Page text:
So far, the reliance on technology has yielded positive results. According to KRA’s annual report for the period July 2022 – June 2023, the authority collected KES 2.166 trillion in revenue, which was a KES 135 billion increase from the previous financial year.


Despite the excitement around the potential and capabilities of AI, it is important to question the existential risks that come with using it. For instance, can we rely on a technology that we are yet to fully understand? Do we even have robust policies and regulations to cushion us from the ethical and safety concerns posed by AI?

Similar to many other African countries, Kenya lacks a dedicated national AI strategy or regulatory framework to handle the emerging challenges associated with the adoption of AI systems. Instead, it relies on several existing laws such as the Data Protection Act (DPA) of 2019, and the Computer Misuse and Cybercrimes Act of 2018 to tackle AI and related technology issues.

Needless to say, the lack of regulation of AI in Kenya poses a huge challenge to KRA’s efforts in fighting tax evasion. One major concern is the privacy and security of taxpayer data, which could be exposed to unauthorized access, misuse, or manipulation by malicious actors.

Additionally, the ethical and legal implications of using AI for decision-making must be carefully considered, as biased, discriminatory, or erroneous algorithms could infringe on taxpayers’ legal rights. Finally, enforcing and holding accountable an AI-based tax system is critical to ensure compliance, transparency, and fairness. KRA and AI developers must be prepared to answer for any harm or wrongdoing caused by AI.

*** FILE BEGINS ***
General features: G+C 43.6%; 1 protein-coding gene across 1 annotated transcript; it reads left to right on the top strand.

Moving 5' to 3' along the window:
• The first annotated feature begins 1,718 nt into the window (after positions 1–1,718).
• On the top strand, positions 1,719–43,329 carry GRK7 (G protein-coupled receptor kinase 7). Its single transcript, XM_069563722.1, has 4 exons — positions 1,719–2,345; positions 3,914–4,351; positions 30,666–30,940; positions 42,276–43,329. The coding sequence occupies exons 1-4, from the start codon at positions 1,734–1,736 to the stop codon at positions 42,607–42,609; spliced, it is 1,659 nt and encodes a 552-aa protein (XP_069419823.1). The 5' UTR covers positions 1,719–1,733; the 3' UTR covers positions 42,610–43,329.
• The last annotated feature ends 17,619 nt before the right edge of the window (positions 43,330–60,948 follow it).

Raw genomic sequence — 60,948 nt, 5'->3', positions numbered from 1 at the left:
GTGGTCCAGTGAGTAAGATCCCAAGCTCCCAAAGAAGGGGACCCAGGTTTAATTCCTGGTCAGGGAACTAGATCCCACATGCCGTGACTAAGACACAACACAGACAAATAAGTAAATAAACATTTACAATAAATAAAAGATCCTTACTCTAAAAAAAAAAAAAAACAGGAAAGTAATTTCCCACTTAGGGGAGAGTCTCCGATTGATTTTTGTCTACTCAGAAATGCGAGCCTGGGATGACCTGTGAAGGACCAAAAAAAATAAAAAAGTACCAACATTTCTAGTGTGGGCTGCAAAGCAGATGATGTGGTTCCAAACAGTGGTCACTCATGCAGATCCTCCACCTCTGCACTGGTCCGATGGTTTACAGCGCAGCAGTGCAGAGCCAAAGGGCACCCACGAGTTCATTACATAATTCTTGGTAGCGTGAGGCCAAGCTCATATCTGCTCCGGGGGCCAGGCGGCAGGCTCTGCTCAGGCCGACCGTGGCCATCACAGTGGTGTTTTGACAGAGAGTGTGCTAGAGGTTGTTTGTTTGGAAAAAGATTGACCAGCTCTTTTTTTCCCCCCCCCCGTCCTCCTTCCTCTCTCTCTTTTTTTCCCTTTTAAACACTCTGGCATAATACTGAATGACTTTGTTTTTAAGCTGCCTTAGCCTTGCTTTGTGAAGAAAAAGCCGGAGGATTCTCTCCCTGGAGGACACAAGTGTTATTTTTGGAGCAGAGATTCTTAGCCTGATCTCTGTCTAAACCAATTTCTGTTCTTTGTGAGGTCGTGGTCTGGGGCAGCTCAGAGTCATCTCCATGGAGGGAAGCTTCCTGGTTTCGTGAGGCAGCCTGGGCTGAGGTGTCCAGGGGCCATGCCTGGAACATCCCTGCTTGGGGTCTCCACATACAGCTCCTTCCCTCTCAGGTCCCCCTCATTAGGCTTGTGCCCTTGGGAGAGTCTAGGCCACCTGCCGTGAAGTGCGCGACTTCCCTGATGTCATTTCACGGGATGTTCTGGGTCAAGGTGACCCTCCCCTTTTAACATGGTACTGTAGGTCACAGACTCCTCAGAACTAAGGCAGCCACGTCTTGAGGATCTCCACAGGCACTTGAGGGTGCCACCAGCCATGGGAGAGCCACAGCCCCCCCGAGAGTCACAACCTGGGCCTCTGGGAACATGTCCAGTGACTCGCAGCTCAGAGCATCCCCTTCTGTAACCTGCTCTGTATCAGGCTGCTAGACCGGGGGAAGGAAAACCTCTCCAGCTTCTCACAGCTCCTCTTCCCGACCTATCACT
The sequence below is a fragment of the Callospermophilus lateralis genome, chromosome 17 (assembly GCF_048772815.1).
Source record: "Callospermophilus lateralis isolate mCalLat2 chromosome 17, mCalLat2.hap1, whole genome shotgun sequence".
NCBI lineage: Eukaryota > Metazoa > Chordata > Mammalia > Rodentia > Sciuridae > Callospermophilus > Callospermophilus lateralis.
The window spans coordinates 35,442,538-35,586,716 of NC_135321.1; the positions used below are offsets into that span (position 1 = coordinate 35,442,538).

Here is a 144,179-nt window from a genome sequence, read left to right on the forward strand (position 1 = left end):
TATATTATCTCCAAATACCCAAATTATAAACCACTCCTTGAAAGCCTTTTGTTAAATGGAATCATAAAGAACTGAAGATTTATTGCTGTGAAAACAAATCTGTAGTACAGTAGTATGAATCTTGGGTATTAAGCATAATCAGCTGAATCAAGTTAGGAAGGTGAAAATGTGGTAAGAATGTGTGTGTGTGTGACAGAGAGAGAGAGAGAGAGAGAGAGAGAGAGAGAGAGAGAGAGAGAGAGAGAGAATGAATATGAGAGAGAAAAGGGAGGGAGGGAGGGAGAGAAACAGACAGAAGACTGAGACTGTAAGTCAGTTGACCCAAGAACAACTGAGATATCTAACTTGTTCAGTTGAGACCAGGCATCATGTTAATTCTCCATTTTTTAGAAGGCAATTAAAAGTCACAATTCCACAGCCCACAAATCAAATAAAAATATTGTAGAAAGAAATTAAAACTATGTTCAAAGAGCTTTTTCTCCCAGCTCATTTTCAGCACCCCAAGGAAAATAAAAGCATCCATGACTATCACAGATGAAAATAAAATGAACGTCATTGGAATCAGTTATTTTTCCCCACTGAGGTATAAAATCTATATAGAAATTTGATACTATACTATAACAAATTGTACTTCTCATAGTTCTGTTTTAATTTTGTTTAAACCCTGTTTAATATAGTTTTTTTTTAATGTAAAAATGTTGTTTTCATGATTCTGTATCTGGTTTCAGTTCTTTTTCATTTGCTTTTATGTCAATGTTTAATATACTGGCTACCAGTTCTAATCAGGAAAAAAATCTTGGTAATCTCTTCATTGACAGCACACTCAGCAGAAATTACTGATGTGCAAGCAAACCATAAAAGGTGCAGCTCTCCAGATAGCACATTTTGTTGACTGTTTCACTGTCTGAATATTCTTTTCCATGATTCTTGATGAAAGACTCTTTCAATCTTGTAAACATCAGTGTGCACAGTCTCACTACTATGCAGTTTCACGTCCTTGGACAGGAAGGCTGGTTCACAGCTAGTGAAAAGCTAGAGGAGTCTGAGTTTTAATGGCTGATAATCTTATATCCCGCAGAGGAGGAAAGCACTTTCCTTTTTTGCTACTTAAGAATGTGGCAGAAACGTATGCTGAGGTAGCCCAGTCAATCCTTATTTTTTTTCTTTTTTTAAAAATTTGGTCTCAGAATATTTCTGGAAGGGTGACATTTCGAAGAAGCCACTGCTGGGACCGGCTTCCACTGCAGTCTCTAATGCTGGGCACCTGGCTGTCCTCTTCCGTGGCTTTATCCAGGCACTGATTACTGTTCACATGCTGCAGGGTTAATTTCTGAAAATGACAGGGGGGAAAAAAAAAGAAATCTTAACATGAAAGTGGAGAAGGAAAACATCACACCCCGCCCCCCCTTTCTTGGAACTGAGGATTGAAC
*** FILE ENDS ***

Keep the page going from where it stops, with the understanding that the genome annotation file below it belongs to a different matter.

In order to mitigate these challenges, it is imperative for Kenya to develop and implement a comprehensive regulatory framework for AI that balances between protecting the rights and interests of the taxpayers while promoting innovation and development of AI systems. The framework should include guidelines and standards for data privacy, security, ethics, accountability, transparency, and fairness in the general use of AI.

Moreover, in order to bolster the deployment of AI in tax administration, keen attention should be given to the quality of training data which is central to tax authorities’ operations. This can be achieved by ensuring that the data is representative, accurate, reliable, and relevant since AI can only be as good as the data it is trained on.


In a nutshell, the government has intensified its purge on entities and individuals who evade to pay their taxes with the aim of achieving its revenue collection targets. Kenyan taxpayers are now under even tighter scrutiny from KRA, which is now leveraging on technology by using AI to improve efficiency, effectiveness, and integrity in tax collection and enforcement.

However, relying on a technology that is unregulated is a dicey affair, akin to a soldier entering battle without proper knowledge of their weapon. It is therefore crucial that the use of AI in tax administration is implemented within established statutory boundaries to avoid a scenario where the taxman wins the battle but loses the war.